This is no longer a selling point, some residents want the “plantation” to be removed

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When Carol Casey moved from Ohio to South Carolina 27 years ago, she chose Hilton Head Plantation, a sprawling 4,200-home development built on several old cotton plantations on Hilton Head Island. She says the word “plantation” made the property attractive and southern.

But at a time when the monuments of the Confederation are falling, other symbols of the old South are also called into question, including the word plantation. By 1860, there were nearly 200 plantations in the coastal region of Beaufort County, South Carolina, which depended on slave labor. Subdivisions currently on these properties still use this word. And there is growing interest in properties like Hilton Head Plantation changing their names.

Casey is not on board. “You shouldn’t change anything, it’s there,” she said. “Like, they shouldn’t tear down monuments and degrade them.”

In a recent march for justice in Beaufort, protesters recognized the place of the “plantation” in southern history – but expressed it was time for a change.

“In a way, it’s a landmark – almost a reminder of where we’ve come from, but at the same time someone might be taking it in a disrespectful way,” Lawton said.

“If you want equal justice for all, you have to take it away,” said Monique Eilets.

The notion of relaxed living in the South also drew Judy Dunning to Hilton Head Plantation. She said she just needed to find a house but knew what the word meant. “A plantation was a place of hard work and cruelty and when they started building Hilton Head Plantation – the resorts – they put it all aside and just said it was a beautiful, graceful lifestyle,” she says.

It was upon seeing the video of George’s Floyd’s death that led her to petition to have the word removed from the community’s name.

“You have to be thinking to yourself, it’s worse for African Americans than we thought, and you have to face your own insensitivity to buying things like this,” Dunning says.

In the 1920s and 1930s, wealthy industrialists in the North bought by seizing some of the old plantation properties and turning them into private hunting centers. “The northerners who settled here and bought the large hunting lodges for recreation called them plantations because they wanted to emulate the old South …” says Larry Roland, professor emeritus of history at the University of South Carolina, Beaufort. “Many of these great industrialists from the North married these girls from the South who were the descendants of these plantation families because they were pretty chic girls.”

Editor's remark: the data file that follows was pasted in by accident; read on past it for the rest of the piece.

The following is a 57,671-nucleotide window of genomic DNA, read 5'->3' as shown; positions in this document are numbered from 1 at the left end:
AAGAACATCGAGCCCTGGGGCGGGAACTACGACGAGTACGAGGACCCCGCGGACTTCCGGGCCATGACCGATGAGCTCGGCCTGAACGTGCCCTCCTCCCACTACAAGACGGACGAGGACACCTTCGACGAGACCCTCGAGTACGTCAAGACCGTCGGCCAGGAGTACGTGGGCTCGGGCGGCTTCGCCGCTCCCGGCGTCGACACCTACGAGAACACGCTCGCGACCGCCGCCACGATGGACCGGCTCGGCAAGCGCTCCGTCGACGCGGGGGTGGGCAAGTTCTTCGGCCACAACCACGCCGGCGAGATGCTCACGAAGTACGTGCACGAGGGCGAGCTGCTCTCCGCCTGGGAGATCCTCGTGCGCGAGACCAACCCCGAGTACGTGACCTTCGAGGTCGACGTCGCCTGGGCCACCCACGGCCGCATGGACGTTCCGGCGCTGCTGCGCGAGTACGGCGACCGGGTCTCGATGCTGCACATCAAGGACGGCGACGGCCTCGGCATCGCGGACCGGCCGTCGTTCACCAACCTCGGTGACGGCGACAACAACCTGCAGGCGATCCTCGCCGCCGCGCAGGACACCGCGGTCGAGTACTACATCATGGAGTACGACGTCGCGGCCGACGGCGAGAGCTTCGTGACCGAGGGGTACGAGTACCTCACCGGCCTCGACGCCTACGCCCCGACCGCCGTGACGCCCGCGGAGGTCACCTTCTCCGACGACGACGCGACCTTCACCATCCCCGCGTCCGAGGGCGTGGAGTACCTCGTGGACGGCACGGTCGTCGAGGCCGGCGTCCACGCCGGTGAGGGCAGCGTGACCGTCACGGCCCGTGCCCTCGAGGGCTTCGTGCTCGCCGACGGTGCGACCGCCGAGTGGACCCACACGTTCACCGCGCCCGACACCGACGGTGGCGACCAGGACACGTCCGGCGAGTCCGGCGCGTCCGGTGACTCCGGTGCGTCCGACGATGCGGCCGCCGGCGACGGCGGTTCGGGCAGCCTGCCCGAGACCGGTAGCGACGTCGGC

But it wasn’t until the late 1950s that developers on Hilton Head Island began building upscale housing communities and began marketing them as plantations.

Isabella Miller is 16 and Gullah, people of a unique culture and language who were left behind on the Sea Islands after Emancipation.

“It’s a story of battered black people,” she said. “But look at it now: you have fancy golf courses and restaurants and the beach. So come on and forget everything that happened.”

Miller wrote a letter to the local newspaper The island package, which generated not-so-nice responses.

It is sad to feel unwelcome in a place that we have built.

“I think each of us has a different relationship to words,” Miller says. “You know, if a white person walks into their neighborhood and uses a plantation, you might not think much about it – you know, it doesn’t matter if it’s called a plantation? But for black people here, I’ve never heard my family say, “It’s just a word. I’ve never heard my family say, “It doesn’t matter. It is sad to feel unwelcome in a place that we have built. ”

On Hilton Head Island, Sea Pines Plantation became Sea Pines Resort over 20 years ago. Wexford Plantation dropped the word earlier this summer, and Palmetto Hall Plantation sent out name change ballots to its residents. Management at Hilton Head Plantation did not respond to interview requests.

Katherine Kokal, reporter at Hilton Head Island for The Island Package and The Beaufort Gazette, contributed to this story.

Copyright 2020 High Plains Public Radio


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